• \$\begingroup\$ @Frankenstein This problem worth posting a new question and include a link to this question. It is starting to get too complicated to discuss in comments and also some other user can contribute in case a new question. \$\endgroup\$ Jan 7, 2017 at 12:25
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    \$\begingroup\$ @BenceKaulics I'm afraid I can't. I'm using an automotive MCU where the datasheet / code samples are not available in public. However I will include some part of the code. \$\endgroup\$
    – The Beast
    Jan 7, 2017 at 16:05
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1. instruction clock / system clock frequency

the instruction clock frequency is different on different micro controller families. a PIC micro controller has a instruction clock of 1/4 the clock frequency. and every (mostly) instruction (except goto) takes 1 instruction clock cycle, goto takes 2 cycles.

on an atmel µC the instruction clock is the same as the clock frequency.

2. other clock for only one timer

on various µC you can set a bunch of dividers and overflow settings please check the data sheet of your specific µC on a nearly every PIC you can set dividers like 1/8, so every 8 instruction clock cycle the timer increases with one. so the timer runs at 1MHz if your instruction Clock is 8MHz (oscillator running at 32MHz)

or a divider of 1/2 so your timer runs @ 1MHz if, system clock @ 2MHz and oscillator @8MHz

3. low power mode

some µC have multiple internal oscillators e.g. : a 8MHz a 4MHz and a 32.786 kHz and if you switch between those frequency's you can lower the power consumption. but you change the instruction clock and thus also the timer

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  • \$\begingroup\$ This is quite confusing because you have used quotes - could you edit and remove these? \$\endgroup\$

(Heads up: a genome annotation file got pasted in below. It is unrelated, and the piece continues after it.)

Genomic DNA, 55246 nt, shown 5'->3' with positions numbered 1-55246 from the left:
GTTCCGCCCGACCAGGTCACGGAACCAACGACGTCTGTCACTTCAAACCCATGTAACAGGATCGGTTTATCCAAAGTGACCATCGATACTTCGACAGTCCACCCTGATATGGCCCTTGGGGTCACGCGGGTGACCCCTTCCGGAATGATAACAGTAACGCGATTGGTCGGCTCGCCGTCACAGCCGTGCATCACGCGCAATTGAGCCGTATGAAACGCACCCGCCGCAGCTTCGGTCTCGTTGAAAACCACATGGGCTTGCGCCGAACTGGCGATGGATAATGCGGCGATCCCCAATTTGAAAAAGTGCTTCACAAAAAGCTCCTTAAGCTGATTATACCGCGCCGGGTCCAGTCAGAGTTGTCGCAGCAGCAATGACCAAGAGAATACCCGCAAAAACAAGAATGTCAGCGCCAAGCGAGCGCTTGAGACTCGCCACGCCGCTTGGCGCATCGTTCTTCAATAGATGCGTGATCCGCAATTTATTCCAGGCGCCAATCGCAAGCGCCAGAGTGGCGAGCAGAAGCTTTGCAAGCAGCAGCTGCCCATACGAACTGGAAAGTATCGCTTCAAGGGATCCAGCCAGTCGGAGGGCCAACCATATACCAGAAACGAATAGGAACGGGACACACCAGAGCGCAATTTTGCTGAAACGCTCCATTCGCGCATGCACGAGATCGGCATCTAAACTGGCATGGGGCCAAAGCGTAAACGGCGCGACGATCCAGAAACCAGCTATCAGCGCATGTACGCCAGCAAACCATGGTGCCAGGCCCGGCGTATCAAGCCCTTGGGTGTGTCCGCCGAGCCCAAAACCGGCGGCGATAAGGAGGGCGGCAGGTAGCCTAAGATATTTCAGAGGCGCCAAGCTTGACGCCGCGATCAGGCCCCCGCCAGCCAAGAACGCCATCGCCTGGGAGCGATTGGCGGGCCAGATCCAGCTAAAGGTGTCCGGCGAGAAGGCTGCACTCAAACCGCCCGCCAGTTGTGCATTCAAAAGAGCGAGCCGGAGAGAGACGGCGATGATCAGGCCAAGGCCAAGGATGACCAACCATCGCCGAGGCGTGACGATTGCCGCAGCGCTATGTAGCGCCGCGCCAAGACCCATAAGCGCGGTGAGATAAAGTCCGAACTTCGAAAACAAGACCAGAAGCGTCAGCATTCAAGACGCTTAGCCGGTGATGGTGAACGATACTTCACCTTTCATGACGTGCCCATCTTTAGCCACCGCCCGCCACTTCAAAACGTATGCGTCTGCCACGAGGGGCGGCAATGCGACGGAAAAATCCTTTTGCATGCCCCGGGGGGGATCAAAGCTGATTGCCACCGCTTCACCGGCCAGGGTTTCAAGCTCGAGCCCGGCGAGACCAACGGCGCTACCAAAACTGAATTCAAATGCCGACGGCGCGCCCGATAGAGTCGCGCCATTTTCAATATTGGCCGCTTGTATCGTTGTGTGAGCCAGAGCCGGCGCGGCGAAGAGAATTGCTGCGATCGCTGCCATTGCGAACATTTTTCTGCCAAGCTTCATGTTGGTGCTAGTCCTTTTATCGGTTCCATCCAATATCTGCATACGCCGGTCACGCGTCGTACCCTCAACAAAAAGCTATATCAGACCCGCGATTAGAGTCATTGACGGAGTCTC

– David
    Apr 20, 2015 at 9:43
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That might be depends on prescaler Register. The purpose of the prescaler is to allow the timer to be clocked at the rate you desire. For shorter (8 and 16-bit) timers, there will often be a tradeoff between resolution (high resolution requires a high clock rate) and range (high clock rates cause the timer to overflow more quickly).

For example, you cannot (without some tricks) get 1us resolution and a 1sec maximum period using a 16-bit timer. If you want 1us resolution you are limited to about 65ms maximum period. If you want 1sec maximum period, you are limited to about 16us resolution. The prescaler allows you to juggle resolution and maximum period to fit your needs.

Follow the Datasheets of controller which you are using. Go through the Timer Register. Some Controller will have fixed Value(Not modifiable by Programmer) prescaler and in some controller it can be modifiable

I think this will answer for your 1st and 2nd Question

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  • \$\begingroup\$ Does using different timers will affect measuring the elapsed time or it will be the same using any timer. Also we can improve precision by choosing higher n-bit timer and higher clock frequency in source ?. Thanks \$\endgroup\$
    – The Beast
    Dec 27, 2016 at 1:52